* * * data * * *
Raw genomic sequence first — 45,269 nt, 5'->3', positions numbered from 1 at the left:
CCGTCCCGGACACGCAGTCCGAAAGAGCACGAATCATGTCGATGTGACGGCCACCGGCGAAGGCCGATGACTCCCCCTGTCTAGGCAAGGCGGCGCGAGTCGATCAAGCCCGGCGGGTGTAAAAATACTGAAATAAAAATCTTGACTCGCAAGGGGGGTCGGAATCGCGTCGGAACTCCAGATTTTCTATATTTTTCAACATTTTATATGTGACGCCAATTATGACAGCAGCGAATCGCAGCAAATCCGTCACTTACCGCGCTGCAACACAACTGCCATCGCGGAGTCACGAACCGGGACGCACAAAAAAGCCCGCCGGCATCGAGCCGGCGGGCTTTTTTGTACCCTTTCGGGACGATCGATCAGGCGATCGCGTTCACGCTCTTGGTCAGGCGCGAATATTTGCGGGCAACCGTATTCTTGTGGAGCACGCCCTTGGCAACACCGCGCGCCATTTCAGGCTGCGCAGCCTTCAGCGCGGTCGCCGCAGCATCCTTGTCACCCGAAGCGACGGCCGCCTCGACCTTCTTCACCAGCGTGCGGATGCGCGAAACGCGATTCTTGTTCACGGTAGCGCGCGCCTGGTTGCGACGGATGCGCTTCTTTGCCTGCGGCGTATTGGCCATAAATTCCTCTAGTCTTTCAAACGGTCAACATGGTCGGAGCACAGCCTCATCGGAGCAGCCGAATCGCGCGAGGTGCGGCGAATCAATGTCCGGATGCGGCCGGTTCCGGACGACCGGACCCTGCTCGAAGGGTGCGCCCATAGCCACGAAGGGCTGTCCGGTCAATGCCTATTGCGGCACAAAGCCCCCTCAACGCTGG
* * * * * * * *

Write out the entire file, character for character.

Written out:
Raw genomic sequence first — 45,269 nt, 5'->3', positions numbered from 1 at the left:
CCGTCCCGGACACGCAGTCCGAAAGAGCACGAATCATGTCGATGTGACGGCCACCGGCGAAGGCCGATGACTCCCCCTGTCTAGGCAAGGCGGCGCGAGTCGATCAAGCCCGGCGGGTGTAAAAATACTGAAATAAAAATCTTGACTCGCAAGGGGGGTCGGAATCGCGTCGGAACTCCAGATTTTCTATATTTTTCAACATTTTATATGTGACGCCAATTATGACAGCAGCGAATCGCAGCAAATCCGTCACTTACCGCGCTGCAACACAACTGCCATCGCGGAGTCACGAACCGGGACGCACAAAAAAGCCCGCCGGCATCGAGCCGGCGGGCTTTTTTGTACCCTTTCGGGACGATCGATCAGGCGATCGCGTTCACGCTCTTGGTCAGGCGCGAATATTTGCGGGCAACCGTATTCTTGTGGAGCACGCCCTTGGCAACACCGCGCGCCATTTCAGGCTGCGCAGCCTTCAGCGCGGTCGCCGCAGCATCCTTGTCACCCGAAGCGACGGCCGCCTCGACCTTCTTCACCAGCGTGCGGATGCGCGAAACGCGATTCTTGTTCACGGTAGCGCGCGCCTGGTTGCGACGGATGCGCTTCTTTGCCTGCGGCGTATTGGCCATAAATTCCTCTAGTCTTTCAAACGGTCAACATGGTCGGAGCACAGCCTCATCGGAGCAGCCGAATCGCGCGAGGTGCGGCGAATCAATGTCCGGATGCGGCCGGTTCCGGACGACCGGACCCTGCTCGAAGGGTGCGCCCATAGCCACGAAGGGCTGTCCGGTCAATGCCTATTGCGGCACAAAGCCCCCTCAACGCTGG